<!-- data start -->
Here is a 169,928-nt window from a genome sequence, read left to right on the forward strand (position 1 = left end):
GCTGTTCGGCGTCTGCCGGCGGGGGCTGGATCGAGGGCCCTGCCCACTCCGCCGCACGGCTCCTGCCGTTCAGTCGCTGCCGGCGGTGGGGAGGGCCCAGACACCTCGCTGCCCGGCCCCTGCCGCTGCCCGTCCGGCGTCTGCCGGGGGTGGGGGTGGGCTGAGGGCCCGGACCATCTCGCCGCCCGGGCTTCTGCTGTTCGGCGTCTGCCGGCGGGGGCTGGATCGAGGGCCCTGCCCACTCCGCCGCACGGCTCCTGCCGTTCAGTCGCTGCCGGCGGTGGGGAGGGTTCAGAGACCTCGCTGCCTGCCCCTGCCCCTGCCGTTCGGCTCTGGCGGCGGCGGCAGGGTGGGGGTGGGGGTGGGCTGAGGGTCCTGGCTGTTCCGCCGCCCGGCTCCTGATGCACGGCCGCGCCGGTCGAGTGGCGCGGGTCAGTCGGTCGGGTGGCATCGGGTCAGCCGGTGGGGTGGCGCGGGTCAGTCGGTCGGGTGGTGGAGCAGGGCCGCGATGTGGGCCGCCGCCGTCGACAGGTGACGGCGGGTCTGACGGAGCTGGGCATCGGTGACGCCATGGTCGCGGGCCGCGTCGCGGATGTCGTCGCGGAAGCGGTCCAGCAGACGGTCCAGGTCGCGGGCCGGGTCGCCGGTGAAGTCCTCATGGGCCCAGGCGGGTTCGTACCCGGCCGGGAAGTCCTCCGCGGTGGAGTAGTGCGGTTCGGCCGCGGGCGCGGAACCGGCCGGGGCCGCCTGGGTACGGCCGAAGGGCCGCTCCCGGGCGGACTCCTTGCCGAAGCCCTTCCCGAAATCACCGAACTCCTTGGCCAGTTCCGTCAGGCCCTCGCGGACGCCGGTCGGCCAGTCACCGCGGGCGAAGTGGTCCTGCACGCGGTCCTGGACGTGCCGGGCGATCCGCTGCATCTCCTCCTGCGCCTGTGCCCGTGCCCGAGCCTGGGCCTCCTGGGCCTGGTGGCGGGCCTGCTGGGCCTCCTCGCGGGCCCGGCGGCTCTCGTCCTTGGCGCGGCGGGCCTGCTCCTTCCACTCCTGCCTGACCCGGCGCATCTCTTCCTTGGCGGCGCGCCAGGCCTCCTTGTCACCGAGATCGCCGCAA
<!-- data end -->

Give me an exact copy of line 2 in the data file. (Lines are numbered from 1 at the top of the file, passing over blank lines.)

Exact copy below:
GCTGTTCGGCGTCTGCCGGCGGGGGCTGGATCGAGGGCCCTGCCCACTCCGCCGCACGGCTCCTGCCGTTCAGTCGCTGCCGGCGGTGGGGAGGGCCCAGACACCTCGCTGCCCGGCCCCTGCCGCTGCCCGTCCGGCGTCTGCCGGGGGTGGGGGTGGGCTGAGGGCCCGGACCATCTCGCCGCCCGGGCTTCTGCTGTTCGGCGTCTGCCGGCGGGGGCTGGATCGAGGGCCCTGCCCACTCCGCCGCACGGCTCCTGCCGTTCAGTCGCTGCCGGCGGTGGGGAGGGTTCAGAGACCTCGCTGCCTGCCCCTGCCCCTGCCGTTCGGCTCTGGCGGCGGCGGCAGGGTGGGGGTGGGGGTGGGCTGAGGGTCCTGGCTGTTCCGCCGCCCGGCTCCTGATGCACGGCCGCGCCGGTCGAGTGGCGCGGGTCAGTCGGTCGGGTGGCATCGGGTCAGCCGGTGGGGTGGCGCGGGTCAGTCGGTCGGGTGGTGGAGCAGGGCCGCGATGTGGGCCGCCGCCGTCGACAGGTGACGGCGGGTCTGACGGAGCTGGGCATCGGTGACGCCATGGTCGCGGGCCGCGTCGCGGATGTCGTCGCGGAAGCGGTCCAGCAGACGGTCCAGGTCGCGGGCCGGGTCGCCGGTGAAGTCCTCATGGGCCCAGGCGGGTTCGTACCCGGCCGGGAAGTCCTCCGCGGTGGAGTAGTGCGGTTCGGCCGCGGGCGCGGAACCGGCCGGGGCCGCCTGGGTACGGCCGAAGGGCCGCTCCCGGGCGGACTCCTTGCCGAAGCCCTTCCCGAAATCACCGAACTCCTTGGCCAGTTCCGTCAGGCCCTCGCGGACGCCGGTCGGCCAGTCACCGCGGGCGAAGTGGTCCTGCACGCGGTCCTGGACGTGCCGGGCGATCCGCTGCATCTCCTCCTGCGCCTGTGCCCGTGCCCGAGCCTGGGCCTCCTGGGCCTGGTGGCGGGCCTGCTGGGCCTCCTCGCGGGCCCGGCGGCTCTCGTCCTTGGCGCGGCGGGCCTGCTCCTTCCACTCCTGCCTGACCCGGCGCATCTCTTCCTTGGCGGCGCGCCAGGCCTCCTTGTCACCGAGATCGCCGCAA